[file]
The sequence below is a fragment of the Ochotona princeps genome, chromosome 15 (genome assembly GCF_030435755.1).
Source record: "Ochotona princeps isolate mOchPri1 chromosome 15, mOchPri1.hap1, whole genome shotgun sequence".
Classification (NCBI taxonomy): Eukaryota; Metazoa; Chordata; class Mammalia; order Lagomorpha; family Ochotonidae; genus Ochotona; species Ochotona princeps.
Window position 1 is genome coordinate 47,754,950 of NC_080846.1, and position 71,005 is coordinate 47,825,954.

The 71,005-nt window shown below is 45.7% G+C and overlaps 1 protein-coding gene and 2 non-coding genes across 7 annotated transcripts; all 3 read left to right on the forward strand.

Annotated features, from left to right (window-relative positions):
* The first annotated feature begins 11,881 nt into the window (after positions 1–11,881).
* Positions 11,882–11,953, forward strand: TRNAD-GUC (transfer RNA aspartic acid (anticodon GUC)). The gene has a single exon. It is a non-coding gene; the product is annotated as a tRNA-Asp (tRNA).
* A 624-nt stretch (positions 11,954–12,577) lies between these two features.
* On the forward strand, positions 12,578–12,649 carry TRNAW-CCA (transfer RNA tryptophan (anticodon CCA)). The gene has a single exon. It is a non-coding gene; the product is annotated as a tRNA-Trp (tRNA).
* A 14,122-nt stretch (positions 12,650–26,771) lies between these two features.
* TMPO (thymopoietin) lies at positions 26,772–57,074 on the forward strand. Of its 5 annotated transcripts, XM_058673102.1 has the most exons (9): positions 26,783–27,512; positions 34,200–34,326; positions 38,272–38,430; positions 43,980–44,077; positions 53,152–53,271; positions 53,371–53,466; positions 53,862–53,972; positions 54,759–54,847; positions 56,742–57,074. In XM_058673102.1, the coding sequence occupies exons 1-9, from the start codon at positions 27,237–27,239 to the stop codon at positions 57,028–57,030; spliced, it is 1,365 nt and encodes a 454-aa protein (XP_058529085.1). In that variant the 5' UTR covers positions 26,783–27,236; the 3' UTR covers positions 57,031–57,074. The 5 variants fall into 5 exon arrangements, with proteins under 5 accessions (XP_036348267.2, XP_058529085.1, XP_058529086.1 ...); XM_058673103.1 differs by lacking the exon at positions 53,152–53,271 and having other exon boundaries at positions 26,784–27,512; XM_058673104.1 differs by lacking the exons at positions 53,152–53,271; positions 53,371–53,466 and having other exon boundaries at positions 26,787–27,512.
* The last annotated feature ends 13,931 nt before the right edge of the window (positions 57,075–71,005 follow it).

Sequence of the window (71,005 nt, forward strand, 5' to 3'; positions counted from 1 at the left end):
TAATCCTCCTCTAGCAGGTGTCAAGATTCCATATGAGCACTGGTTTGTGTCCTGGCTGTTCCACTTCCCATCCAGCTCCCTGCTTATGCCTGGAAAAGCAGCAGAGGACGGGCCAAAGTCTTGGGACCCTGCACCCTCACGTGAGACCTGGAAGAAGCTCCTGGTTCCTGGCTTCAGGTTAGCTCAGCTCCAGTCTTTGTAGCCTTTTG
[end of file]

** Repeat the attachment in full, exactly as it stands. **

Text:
The sequence below is a fragment of the Ochotona princeps genome, chromosome 15 (genome assembly GCF_030435755.1).
Source record: "Ochotona princeps isolate mOchPri1 chromosome 15, mOchPri1.hap1, whole genome shotgun sequence".
Classification (NCBI taxonomy): Eukaryota; Metazoa; Chordata; class Mammalia; order Lagomorpha; family Ochotonidae; genus Ochotona; species Ochotona princeps.
Window position 1 is genome coordinate 47,754,950 of NC_080846.1, and position 71,005 is coordinate 47,825,954.

The 71,005-nt window shown below is 45.7% G+C and overlaps 1 protein-coding gene and 2 non-coding genes across 7 annotated transcripts; all 3 read left to right on the forward strand.

Annotated features, from left to right (window-relative positions):
* The first annotated feature begins 11,881 nt into the window (after positions 1–11,881).
* Positions 11,882–11,953, forward strand: TRNAD-GUC (transfer RNA aspartic acid (anticodon GUC)). The gene has a single exon. It is a non-coding gene; the product is annotated as a tRNA-Asp (tRNA).
* A 624-nt stretch (positions 11,954–12,577) lies between these two features.
* On the forward strand, positions 12,578–12,649 carry TRNAW-CCA (transfer RNA tryptophan (anticodon CCA)). The gene has a single exon. It is a non-coding gene; the product is annotated as a tRNA-Trp (tRNA).
* A 14,122-nt stretch (positions 12,650–26,771) lies between these two features.
* TMPO (thymopoietin) lies at positions 26,772–57,074 on the forward strand. Of its 5 annotated transcripts, XM_058673102.1 has the most exons (9): positions 26,783–27,512; positions 34,200–34,326; positions 38,272–38,430; positions 43,980–44,077; positions 53,152–53,271; positions 53,371–53,466; positions 53,862–53,972; positions 54,759–54,847; positions 56,742–57,074. In XM_058673102.1, the coding sequence occupies exons 1-9, from the start codon at positions 27,237–27,239 to the stop codon at positions 57,028–57,030; spliced, it is 1,365 nt and encodes a 454-aa protein (XP_058529085.1). In that variant the 5' UTR covers positions 26,783–27,236; the 3' UTR covers positions 57,031–57,074. The 5 variants fall into 5 exon arrangements, with proteins under 5 accessions (XP_036348267.2, XP_058529085.1, XP_058529086.1 ...); XM_058673103.1 differs by lacking the exon at positions 53,152–53,271 and having other exon boundaries at positions 26,784–27,512; XM_058673104.1 differs by lacking the exons at positions 53,152–53,271; positions 53,371–53,466 and having other exon boundaries at positions 26,787–27,512.
* The last annotated feature ends 13,931 nt before the right edge of the window (positions 57,075–71,005 follow it).

Sequence of the window (71,005 nt, forward strand, 5' to 3'; positions counted from 1 at the left end):
TAATCCTCCTCTAGCAGGTGTCAAGATTCCATATGAGCACTGGTTTGTGTCCTGGCTGTTCCACTTCCCATCCAGCTCCCTGCTTATGCCTGGAAAAGCAGCAGAGGACGGGCCAAAGTCTTGGGACCCTGCACCCTCACGTGAGACCTGGAAGAAGCTCCTGGTTCCTGGCTTCAGGTTAGCTCAGCTCCAGTCTTTGTAGCCTTTTG